Autistic traits among women linked to increased preterm births

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A cohort analysis suggests autism may be poorly diagnosed among expectant mothers—and linked to poor birth outcomes.

Autistic Traits Among Women Linked to Increased Preterm Births

Credit: Unsplash / Luma Pimentel

Maternal autistic traits are positively associated with increased risk of adverse birth outcomes among expectant mothers, according to new data.

A cohort analysis from a team of Japan-based investigators reported that adverse outcomes such as very preterm births are up to 16% more likely among women with higher scores on the 10-item Autism-Spectrum Quotient Japanese version (AQ-J10). The findings put emphasis on the need for improved, comprehensive care strategies for women with a high level of autistic traits who may face antenatal psychological distress.

Led by Mariko Hosozawa, MD, PhD, of the Institute of Global Health Policy Research in the Bureau of International Health Cooperation at the National Center for Global Health and Medicine in Toyama, investigators sought to analyze the association between maternal autistic traits and the risk of adverse birth outcomes among the general population through a prospective cohort study. Prior research had indicated an increased risk of significant health disparities during pregnancy among women diagnosed with autism spectrum disorder (ASD);both distress for the expecting mother and adverse birth outcomes including preterm births and children born small for gestational age have been tied to the neurodevelopmental condition.

“It has been reported that individuals who have a high level of subclinical autistic traits may share similar genetic features and social and psychological difficulties with those diagnosed with ASD,” Hosozawa and colleagues wrote. “Given that women with an elevated level of autistic traits are less likely to receive a formal diagnosis than men, which may create further challenges in gaining support, there is a need to investigate the association between maternal autistic traits in the general population and adverse birth outcomes.”

The investigators conducted their analysis using mothers from a nationwide, multicenter, prospective birth cohort called the Japan Environmental Children’s Study; the expecting mothers were previously recruited for the cohort between January 2011 – March 2014. They sought primary outcome measures of preterm births (defined as <37 weeks’ gestation) and neonates born small for gestational age via medical records, as well as counts of very preterm birth (<32 weeks) and moderate-to-late preterm birth (32 – 36 weeks).

Regarding autistic traits, Hosozawa and colleagues used self-reported outcomes via the short-form AQ-J10, with scores of ≥7 indicating the clinical range for ASD, during expectant mothers’ second and third trimesters.

The analysis included 87,687 women; mean age was 31.2 years old. Though 2350 (2.7%) participants scored ≥7 on their AQ-J10 scores, only 18 (0.02%) were diagnosed with ASD. Mean score was 2.8 (SD, 1.7).

Investigators observed a significantly positive association between higher rates of autistic traits and increased risk of all birth outcomes:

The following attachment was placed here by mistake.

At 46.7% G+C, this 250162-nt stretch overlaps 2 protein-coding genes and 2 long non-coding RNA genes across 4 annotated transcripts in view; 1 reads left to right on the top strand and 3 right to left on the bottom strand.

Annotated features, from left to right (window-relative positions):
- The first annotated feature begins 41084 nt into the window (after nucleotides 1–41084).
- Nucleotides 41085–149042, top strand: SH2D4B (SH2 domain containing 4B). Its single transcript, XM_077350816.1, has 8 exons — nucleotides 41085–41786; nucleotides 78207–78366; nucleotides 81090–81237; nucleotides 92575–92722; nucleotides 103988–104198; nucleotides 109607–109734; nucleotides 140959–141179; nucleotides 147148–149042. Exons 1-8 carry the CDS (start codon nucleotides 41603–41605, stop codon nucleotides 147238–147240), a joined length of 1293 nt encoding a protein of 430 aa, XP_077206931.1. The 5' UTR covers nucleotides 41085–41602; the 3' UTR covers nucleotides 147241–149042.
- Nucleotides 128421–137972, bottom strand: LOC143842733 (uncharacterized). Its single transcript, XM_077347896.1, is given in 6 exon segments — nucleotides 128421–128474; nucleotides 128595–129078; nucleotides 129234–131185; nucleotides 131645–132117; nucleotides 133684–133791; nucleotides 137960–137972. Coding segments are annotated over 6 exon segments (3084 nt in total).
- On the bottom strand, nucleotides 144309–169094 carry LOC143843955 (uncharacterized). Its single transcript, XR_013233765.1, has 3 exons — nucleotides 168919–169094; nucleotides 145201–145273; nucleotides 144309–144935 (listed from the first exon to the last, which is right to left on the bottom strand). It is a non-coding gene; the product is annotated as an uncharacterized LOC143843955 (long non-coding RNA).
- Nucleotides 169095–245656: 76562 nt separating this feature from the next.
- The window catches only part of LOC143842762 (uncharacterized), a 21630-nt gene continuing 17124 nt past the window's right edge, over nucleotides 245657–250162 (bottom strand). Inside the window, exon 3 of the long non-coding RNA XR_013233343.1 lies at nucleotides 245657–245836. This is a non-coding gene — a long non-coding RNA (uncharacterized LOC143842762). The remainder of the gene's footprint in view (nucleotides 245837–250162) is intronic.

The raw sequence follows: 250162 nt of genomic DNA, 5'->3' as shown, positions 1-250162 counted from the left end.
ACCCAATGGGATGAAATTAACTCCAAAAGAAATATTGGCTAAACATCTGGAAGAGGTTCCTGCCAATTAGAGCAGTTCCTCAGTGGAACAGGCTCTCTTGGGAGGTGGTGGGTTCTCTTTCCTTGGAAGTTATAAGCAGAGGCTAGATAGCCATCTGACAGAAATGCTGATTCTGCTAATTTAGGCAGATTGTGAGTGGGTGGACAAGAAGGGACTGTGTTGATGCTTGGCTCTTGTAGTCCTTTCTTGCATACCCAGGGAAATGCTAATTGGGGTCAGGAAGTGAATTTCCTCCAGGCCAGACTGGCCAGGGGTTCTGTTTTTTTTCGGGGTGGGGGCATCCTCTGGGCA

• Preterm births (relative risk [RR] per 1-SD increase, 1.06; 95% CI, 1.03 – 1.09)
  • Moderate-to-late preterm births (RR, 1.05; 95% CI, 1.01 – 1.08)
  • Very preterm births (RR, 1.16; 95% CI, 1.06 – 1.26)
  • Child born small for gestational age (RR, 1.11; 95% CI, 1.04 – 1.19)

“The risks of all birth outcomes were higher with a higher level of maternal autistic traits; for example, compared with women below the clinical range, women within the clinical range had greater risk of preterm births, moderate-to-late preterm births, very preterm births, and a child born small for gestational age,” Hosozawa and colleagues wrote. “To our knowledge, this is the first study to examine the association between maternal autistic traits and adverse birth outcomes in the general population.”

The team additionally observed that the associated adverse pregnancy outcomes among women with autistic traits may have been exacerbated by the poor rate of actual ASD diagnoses. “Receiving a formal diagnosis has been reported to be associated with increased access to appropriate support and health care, which could have protected women against very preterm births in the previous study,” they wrote. “The present study’s results show that women with a high level of autistic traits, particularly those within the clinical range and without a formal diagnosis, may have a high risk of adverse birth outcomes and require more attention and support during pregnancy.”

Though the findings are limited by factors of unmeasured confounders driving any genetic-based risk of poor pregnancy outcomes among women with autistic traits, the data were enough to warrant further research into the heightened risk of preterm births and small newborn sizes among women with autism.

“Health care practitioners should acknowledge the significant perinatal health disparity experienced by women with a high level of autistic traits, particularly those with autistic traits in the clinical range,” they concluded. “Comprehensive antenatal care including the assessment of antenatal psychological distress and offering timely and tailored support that meets the needs of women should be provided inclusively regardless of whether a formal diagnosis of ASD is received.”

References

Hosozawa M, Cable N, Ikehara S, et al. Maternal Autistic Traits and Adverse Birth Outcomes. JAMA Netw Open. 2024;7(1):e2352809. doi:10.1001/jamanetworkopen.2023.52809

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